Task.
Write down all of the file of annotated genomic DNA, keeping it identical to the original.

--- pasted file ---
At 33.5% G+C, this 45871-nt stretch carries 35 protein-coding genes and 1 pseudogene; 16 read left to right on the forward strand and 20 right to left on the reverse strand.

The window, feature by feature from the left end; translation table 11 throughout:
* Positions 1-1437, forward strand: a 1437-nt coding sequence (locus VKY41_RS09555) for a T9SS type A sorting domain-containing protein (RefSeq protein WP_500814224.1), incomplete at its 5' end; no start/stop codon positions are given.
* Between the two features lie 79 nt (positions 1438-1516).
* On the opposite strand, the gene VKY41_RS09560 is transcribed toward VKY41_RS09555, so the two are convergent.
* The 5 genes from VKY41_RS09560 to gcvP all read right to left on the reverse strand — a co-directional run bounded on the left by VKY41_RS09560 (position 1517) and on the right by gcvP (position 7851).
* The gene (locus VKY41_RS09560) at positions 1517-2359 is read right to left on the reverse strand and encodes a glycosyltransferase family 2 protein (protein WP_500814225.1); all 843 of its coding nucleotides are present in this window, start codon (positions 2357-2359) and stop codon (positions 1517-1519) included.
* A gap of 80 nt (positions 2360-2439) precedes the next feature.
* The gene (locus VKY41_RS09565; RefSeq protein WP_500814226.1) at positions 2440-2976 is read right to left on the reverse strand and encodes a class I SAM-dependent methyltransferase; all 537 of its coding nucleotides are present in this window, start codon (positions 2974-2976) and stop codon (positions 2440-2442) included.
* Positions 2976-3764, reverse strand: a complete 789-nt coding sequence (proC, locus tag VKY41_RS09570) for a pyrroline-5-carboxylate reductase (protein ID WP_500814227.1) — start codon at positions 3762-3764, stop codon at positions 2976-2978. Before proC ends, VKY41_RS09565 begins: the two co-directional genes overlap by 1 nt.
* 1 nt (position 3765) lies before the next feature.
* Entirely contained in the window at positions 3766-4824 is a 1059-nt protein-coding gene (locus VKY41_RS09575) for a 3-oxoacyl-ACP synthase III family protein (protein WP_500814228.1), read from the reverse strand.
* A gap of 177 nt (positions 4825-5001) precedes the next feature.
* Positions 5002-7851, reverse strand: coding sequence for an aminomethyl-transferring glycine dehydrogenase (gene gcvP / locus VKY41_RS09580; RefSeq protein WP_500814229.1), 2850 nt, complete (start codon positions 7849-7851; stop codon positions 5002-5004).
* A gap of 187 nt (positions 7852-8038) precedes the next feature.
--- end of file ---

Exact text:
At 33.5% G+C, this 45871-nt stretch carries 35 protein-coding genes and 1 pseudogene; 16 read left to right on the forward strand and 20 right to left on the reverse strand.

The window, feature by feature from the left end; translation table 11 throughout:
* Positions 1-1437, forward strand: a 1437-nt coding sequence (locus VKY41_RS09555) for a T9SS type A sorting domain-containing protein (RefSeq protein WP_500814224.1), incomplete at its 5' end; no start/stop codon positions are given.
* Between the two features lie 79 nt (positions 1438-1516).
* On the opposite strand, the gene VKY41_RS09560 is transcribed toward VKY41_RS09555, so the two are convergent.
* The 5 genes from VKY41_RS09560 to gcvP all read right to left on the reverse strand — a co-directional run bounded on the left by VKY41_RS09560 (position 1517) and on the right by gcvP (position 7851).
* The gene (locus VKY41_RS09560) at positions 1517-2359 is read right to left on the reverse strand and encodes a glycosyltransferase family 2 protein (protein WP_500814225.1); all 843 of its coding nucleotides are present in this window, start codon (positions 2357-2359) and stop codon (positions 1517-1519) included.
* A gap of 80 nt (positions 2360-2439) precedes the next feature.
* The gene (locus VKY41_RS09565; RefSeq protein WP_500814226.1) at positions 2440-2976 is read right to left on the reverse strand and encodes a class I SAM-dependent methyltransferase; all 537 of its coding nucleotides are present in this window, start codon (positions 2974-2976) and stop codon (positions 2440-2442) included.
* Positions 2976-3764, reverse strand: a complete 789-nt coding sequence (proC, locus tag VKY41_RS09570) for a pyrroline-5-carboxylate reductase (protein ID WP_500814227.1) — start codon at positions 3762-3764, stop codon at positions 2976-2978. Before proC ends, VKY41_RS09565 begins: the two co-directional genes overlap by 1 nt.
* 1 nt (position 3765) lies before the next feature.
* Entirely contained in the window at positions 3766-4824 is a 1059-nt protein-coding gene (locus VKY41_RS09575) for a 3-oxoacyl-ACP synthase III family protein (protein WP_500814228.1), read from the reverse strand.
* A gap of 177 nt (positions 4825-5001) precedes the next feature.
* Positions 5002-7851, reverse strand: coding sequence for an aminomethyl-transferring glycine dehydrogenase (gene gcvP / locus VKY41_RS09580; RefSeq protein WP_500814229.1), 2850 nt, complete (start codon positions 7849-7851; stop codon positions 5002-5004).
* A gap of 187 nt (positions 7852-8038) precedes the next feature.